• "normal distribution calculator"
  • "amortization calculator"
3.4 Exact Phrase Searches

Usually a search phrase consists mostly of distinctive words. However, several common words together can make up a distinctive phrase, or a search phrase may include both distinctive and common words. If your search phrase includes several common words or is made up entirely of them, use quotation marks around it to perform an exact phrase search. If you simply enter the words I want to be with a friend , Google will search on want and friend and ignore the rest of the words (they are all stop words). You will get pages containing want and friend . On the other hand, if you use quotation marks to make an exact phrase search, "I want to be with a friend" you will get only those pages containing all of those words, in the order you typed them in.

Exact phrase searches are useful for more than including stop words. Any time you want an exact pattern of words, instead of simply all the words to appear somewhere on each result page, an exact phrase search is useful. For example, a search on image pixelation will return pages where the word image and the word pixelation both appear, anywhere on the page, in any arrangement. But a search on "image pixelation" will return pages where the word image immediately precedes the word pixelation .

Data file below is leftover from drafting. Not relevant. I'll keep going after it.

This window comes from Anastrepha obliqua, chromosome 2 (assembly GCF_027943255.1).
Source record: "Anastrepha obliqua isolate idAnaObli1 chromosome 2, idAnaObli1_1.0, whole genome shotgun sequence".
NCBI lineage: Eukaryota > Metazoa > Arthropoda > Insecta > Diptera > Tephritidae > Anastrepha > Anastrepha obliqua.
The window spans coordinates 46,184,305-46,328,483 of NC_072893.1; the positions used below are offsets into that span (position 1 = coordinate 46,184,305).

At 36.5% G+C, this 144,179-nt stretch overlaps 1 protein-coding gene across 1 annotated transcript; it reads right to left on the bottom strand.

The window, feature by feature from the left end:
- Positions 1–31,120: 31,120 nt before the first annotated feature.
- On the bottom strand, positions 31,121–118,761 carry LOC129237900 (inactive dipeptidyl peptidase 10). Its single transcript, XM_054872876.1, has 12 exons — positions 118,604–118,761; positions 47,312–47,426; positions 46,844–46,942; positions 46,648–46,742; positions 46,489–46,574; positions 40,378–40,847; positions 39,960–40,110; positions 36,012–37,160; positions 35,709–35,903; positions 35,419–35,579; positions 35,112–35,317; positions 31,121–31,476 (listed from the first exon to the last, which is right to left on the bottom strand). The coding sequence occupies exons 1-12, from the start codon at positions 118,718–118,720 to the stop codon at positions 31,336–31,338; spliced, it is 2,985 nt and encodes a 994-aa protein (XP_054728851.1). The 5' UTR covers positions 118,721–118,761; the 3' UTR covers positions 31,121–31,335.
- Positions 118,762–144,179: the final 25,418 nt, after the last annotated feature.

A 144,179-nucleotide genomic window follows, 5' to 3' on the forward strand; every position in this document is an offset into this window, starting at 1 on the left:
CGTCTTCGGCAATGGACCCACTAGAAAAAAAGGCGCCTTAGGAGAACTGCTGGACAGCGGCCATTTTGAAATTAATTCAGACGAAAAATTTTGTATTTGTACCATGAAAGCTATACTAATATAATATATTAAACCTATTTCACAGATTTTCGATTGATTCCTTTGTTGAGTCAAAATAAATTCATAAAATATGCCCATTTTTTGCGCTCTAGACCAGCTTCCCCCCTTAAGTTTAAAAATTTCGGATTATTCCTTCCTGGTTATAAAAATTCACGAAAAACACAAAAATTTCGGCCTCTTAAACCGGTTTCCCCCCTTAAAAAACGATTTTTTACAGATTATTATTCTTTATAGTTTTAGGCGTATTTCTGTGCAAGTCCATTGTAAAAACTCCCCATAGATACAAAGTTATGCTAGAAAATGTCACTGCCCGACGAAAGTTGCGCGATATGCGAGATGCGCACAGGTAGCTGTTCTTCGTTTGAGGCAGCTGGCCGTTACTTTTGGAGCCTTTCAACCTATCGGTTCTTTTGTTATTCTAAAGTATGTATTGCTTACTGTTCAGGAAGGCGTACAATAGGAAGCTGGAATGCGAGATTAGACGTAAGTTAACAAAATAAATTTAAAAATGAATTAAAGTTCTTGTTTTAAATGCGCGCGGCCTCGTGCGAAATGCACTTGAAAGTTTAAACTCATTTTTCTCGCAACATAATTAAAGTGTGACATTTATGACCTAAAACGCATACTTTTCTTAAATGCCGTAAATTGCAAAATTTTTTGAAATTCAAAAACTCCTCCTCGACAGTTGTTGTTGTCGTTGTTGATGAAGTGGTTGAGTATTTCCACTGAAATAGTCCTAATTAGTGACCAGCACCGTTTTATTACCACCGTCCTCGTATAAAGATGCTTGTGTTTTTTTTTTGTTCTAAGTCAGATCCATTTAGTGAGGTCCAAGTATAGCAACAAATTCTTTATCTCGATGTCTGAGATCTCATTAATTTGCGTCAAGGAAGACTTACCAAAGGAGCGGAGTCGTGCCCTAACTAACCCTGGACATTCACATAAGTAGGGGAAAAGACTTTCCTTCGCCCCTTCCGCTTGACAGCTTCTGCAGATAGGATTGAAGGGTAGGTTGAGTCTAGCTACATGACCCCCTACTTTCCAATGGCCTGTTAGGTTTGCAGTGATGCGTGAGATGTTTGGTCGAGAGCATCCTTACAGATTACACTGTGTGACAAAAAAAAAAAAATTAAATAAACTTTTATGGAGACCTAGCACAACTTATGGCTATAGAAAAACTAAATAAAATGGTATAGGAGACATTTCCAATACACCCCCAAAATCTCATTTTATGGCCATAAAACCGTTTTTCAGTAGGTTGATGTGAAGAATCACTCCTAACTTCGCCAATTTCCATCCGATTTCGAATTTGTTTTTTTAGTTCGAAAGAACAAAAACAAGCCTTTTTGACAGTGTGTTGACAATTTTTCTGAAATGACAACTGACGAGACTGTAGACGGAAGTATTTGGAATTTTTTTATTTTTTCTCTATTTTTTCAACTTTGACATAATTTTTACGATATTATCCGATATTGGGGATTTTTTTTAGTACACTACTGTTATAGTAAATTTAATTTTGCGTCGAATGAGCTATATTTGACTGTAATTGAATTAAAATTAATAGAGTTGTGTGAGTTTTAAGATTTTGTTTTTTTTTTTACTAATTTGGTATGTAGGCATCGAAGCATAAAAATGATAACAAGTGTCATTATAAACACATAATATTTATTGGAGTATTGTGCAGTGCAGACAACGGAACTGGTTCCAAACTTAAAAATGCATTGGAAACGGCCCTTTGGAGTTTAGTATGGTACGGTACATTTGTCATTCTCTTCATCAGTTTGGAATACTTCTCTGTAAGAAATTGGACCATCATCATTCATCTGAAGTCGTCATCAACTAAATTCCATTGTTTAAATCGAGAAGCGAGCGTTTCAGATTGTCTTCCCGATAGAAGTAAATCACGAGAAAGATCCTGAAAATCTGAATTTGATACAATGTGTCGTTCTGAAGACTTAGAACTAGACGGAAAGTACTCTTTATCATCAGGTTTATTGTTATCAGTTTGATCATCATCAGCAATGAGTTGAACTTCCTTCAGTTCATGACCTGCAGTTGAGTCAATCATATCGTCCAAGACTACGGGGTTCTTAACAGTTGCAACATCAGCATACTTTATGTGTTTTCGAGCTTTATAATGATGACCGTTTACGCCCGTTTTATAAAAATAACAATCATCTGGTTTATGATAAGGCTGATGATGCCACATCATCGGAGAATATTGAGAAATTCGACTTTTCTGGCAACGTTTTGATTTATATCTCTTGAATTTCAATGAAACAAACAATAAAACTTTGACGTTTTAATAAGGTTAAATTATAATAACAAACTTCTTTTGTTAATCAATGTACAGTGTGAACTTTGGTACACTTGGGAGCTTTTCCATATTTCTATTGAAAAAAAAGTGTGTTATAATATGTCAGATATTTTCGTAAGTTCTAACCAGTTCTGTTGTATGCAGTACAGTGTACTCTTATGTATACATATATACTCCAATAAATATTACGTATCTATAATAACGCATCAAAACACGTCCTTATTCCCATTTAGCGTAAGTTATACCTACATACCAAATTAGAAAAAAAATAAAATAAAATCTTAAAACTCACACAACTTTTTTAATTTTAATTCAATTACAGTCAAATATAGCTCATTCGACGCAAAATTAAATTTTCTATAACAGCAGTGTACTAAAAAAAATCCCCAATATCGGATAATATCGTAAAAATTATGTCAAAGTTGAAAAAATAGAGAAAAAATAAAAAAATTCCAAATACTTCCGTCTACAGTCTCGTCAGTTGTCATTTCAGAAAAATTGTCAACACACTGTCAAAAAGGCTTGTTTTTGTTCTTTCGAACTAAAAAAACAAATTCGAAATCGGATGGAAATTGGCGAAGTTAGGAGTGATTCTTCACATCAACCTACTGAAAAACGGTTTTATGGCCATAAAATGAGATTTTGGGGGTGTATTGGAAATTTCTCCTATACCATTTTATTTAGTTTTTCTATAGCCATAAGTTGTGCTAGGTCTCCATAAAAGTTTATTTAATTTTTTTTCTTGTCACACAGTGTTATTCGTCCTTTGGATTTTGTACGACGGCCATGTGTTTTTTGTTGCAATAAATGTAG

Tip 3.4 Search Within Your Results

A quick way to refine a query and reduce the number of hits is to look for something specific within your search results. At the bottom of the results page, Google offers a hyperlink labeled "Search within results." Clicking on that brings up another search box, where you can enter a new search term or phrase to narrow down your results. For example, search on mitogenic rays and you'll get about 740 results. Now do a search within those results for Allison effect and you'll get about 14 results, a reduction of ninety percent. Searching within your results is especially useful if you notice that Google has returned pages of interest widely interspersed with pages that you don't want. Check a few of the useful pages for a common word or phrase and use that to filter out the non-useful ones, or add some of the other search words from your list. Searching within results is also useful, of course, when you get an enormous number of hits and want to reduce the list.

Use exact phrase searches to find the following items:

  • People's names. "Sherlock Holmes" or "George Armstrong Custer"